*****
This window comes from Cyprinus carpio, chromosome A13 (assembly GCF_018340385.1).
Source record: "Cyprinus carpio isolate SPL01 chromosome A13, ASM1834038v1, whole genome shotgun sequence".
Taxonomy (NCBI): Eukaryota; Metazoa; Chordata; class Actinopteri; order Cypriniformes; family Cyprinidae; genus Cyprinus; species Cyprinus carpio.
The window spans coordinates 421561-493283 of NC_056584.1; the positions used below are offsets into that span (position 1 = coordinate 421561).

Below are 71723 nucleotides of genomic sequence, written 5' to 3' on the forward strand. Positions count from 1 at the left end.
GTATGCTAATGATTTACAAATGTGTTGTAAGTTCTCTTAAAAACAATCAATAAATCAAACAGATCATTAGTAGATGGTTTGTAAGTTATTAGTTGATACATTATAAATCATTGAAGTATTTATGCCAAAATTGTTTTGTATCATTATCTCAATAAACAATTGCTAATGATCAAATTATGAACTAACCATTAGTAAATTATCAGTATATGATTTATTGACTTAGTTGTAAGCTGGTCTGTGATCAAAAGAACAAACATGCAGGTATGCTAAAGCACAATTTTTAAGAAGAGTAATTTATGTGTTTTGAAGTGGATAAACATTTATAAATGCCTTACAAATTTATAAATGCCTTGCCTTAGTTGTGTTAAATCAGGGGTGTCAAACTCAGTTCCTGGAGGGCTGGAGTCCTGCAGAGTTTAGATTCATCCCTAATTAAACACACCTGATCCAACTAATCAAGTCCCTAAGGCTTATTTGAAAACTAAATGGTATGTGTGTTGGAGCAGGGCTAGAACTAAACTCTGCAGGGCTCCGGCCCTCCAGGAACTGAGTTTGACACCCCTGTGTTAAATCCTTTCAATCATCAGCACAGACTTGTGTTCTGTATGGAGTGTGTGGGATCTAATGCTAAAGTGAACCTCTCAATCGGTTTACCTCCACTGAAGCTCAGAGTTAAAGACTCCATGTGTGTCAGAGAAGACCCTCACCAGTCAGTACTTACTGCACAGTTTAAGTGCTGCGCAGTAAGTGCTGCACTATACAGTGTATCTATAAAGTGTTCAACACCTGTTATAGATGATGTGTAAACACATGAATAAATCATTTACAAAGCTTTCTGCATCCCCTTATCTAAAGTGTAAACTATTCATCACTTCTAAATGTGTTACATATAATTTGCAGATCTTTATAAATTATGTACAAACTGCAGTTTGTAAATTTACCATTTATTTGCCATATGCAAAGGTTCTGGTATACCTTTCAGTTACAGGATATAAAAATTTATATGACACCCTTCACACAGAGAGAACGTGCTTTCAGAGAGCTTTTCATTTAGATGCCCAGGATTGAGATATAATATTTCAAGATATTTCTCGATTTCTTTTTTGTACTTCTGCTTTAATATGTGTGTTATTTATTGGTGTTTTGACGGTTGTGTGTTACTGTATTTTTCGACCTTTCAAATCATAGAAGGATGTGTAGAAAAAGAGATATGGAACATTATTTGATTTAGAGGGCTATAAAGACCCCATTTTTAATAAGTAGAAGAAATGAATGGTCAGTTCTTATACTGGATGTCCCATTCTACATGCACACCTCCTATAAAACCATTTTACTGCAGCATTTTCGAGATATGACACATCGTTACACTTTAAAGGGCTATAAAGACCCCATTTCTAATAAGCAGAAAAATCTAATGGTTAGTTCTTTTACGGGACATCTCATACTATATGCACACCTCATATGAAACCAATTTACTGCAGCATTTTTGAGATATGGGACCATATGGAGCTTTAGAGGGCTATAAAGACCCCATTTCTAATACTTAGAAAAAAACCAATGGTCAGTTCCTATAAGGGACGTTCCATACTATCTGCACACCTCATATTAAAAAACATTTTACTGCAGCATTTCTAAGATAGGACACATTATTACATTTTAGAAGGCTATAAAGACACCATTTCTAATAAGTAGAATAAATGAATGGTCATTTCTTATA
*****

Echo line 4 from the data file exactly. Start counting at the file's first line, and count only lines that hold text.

The window spans coordinates 421561-493283 of NC_056584.1; the positions used below are offsets into that span (position 1 = coordinate 421561).